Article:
- Kanji, which is made up of more than 15,000 characters.
- Hiragana, that’s used for spelling suffixes and grammatical words.
- Katakana, which is used for emphasis.
As you can imagine, it takes a lot of time and patience to stop mixing them up and making mistakes when you write in Japanese!
On the other hand, anyone who wants to be fluent in any Chinese dialect must deal with the fact that it is a tonal language—something you may have picked up if you followed our recommendations on great Chinese tv shows! In Chinese languages, intonation is not only used to convey attitude, but also to alter the meaning of a word. Take Mandarin, the most common variety of Chinese. In this language, there are four tones for the word “ma”, all of which are differentiated with diacritical marks. Depending on how the word is said, “ma” can mean “mother,” “rough” “horse,” or “scold”. For English speakers, learning to use the right tones is one of the most challenging aspects of speaking Chinese!
So, Should I Learn Chinese or Japanese for My Career?
As we said before, if you’re trying to decide which language to study next, questions like “Is Chinese harder to learn than Japanese?” or searches like “Chinese versus Japanese” are not going to be very fruitful if you focus only on the grammatical aspects of each language.
In the end, your choice will depend on what you want to do with the target language. If you’re looking for a global language that will allow you to communicate with billions of people around the world, then Chinese is the right choice. By learning Chinese, you will be able to do business with entrepreneurs and business owners who wouldn’t be able or willing to speak your own language. If, on the other hand, you’re looking for a language that will give you access to a strong, ever-growing market, Japanese might be just what you’re looking for.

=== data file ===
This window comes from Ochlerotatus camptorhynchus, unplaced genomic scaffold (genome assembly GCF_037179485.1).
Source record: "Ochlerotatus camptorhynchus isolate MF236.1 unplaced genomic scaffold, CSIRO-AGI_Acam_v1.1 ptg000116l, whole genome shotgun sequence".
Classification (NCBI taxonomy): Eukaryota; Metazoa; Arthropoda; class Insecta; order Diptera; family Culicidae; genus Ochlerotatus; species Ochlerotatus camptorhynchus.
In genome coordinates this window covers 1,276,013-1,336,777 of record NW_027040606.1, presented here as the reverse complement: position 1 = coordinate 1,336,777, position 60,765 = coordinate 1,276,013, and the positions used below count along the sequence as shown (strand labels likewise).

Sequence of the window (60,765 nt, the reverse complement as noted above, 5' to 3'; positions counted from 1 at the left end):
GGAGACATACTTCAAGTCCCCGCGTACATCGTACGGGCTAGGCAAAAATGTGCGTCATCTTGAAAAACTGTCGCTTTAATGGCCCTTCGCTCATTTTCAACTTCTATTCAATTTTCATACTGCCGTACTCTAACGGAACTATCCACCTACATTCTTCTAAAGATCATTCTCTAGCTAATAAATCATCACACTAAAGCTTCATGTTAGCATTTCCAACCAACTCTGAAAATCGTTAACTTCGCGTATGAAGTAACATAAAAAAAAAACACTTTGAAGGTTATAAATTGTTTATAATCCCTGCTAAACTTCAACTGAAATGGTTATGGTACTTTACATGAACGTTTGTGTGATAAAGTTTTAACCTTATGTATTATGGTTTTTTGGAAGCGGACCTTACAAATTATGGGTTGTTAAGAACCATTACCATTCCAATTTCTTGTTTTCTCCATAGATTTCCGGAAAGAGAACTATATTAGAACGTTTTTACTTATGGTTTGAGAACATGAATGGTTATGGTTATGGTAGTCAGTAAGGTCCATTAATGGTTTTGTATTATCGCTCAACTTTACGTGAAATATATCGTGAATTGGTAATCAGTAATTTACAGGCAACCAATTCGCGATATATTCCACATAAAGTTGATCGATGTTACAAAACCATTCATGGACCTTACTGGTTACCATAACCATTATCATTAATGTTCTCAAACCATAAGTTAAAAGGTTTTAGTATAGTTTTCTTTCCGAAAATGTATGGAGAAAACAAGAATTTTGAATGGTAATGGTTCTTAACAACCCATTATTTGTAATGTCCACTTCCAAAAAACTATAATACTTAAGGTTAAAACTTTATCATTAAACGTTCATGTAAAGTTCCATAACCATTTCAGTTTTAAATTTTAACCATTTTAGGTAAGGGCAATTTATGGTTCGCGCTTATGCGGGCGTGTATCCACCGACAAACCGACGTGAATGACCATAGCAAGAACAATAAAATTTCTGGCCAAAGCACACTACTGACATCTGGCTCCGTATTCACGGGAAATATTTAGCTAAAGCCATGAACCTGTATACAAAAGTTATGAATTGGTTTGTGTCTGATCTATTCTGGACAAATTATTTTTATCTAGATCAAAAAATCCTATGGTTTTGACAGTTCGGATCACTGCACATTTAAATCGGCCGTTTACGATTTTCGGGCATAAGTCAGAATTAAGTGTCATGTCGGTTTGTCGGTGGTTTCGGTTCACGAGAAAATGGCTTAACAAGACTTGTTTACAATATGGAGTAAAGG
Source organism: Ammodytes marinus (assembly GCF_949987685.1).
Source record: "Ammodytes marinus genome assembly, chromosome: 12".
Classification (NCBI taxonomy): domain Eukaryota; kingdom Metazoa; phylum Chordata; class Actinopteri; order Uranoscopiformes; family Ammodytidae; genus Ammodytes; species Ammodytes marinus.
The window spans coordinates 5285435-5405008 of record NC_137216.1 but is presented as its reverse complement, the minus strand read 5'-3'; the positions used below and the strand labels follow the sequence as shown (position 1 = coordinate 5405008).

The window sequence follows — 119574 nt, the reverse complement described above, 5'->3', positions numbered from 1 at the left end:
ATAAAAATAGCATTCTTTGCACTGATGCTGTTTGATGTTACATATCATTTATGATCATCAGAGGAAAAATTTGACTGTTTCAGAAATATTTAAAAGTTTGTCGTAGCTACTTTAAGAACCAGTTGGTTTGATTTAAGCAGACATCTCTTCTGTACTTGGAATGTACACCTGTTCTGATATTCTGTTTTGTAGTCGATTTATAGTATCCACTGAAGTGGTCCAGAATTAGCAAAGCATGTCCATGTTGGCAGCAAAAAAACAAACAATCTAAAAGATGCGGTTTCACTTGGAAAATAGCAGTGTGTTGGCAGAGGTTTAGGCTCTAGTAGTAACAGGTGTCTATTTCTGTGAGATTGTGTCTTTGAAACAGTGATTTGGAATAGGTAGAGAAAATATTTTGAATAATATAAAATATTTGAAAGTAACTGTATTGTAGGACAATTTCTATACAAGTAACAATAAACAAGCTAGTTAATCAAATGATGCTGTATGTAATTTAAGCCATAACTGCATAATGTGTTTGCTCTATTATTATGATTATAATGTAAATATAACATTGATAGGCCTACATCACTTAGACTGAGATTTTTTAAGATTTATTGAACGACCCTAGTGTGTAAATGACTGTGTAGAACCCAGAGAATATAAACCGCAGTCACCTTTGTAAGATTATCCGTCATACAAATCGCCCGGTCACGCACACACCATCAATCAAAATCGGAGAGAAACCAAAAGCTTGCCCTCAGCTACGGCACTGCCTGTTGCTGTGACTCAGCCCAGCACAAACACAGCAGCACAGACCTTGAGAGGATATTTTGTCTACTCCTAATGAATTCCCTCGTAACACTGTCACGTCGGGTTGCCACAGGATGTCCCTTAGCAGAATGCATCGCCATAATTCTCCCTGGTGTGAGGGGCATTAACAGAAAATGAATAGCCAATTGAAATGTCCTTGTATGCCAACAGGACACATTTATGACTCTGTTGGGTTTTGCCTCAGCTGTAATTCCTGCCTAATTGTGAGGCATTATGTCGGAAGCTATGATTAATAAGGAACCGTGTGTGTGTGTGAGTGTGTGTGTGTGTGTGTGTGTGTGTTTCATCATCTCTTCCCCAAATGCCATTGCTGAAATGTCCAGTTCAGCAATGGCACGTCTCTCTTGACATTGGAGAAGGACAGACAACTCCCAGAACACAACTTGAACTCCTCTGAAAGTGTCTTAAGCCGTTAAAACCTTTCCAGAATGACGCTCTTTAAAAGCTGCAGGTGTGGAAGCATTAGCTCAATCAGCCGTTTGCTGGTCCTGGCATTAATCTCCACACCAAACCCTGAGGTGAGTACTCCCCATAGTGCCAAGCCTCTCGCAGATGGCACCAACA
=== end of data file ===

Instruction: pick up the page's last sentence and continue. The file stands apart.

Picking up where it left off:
You don’t feel ready to make up your mind just yet? Luckily, we can help. As it happens, we are offering trial lessons on both Chinese and Japanese, at no cost at all. Yes, that’s right. If you reach us now, we’ll pair you up with a native teacher of either language for a free lesson, no strings attached! Who knows? Maybe that’s just what you need to make up your mind about what language you should study next!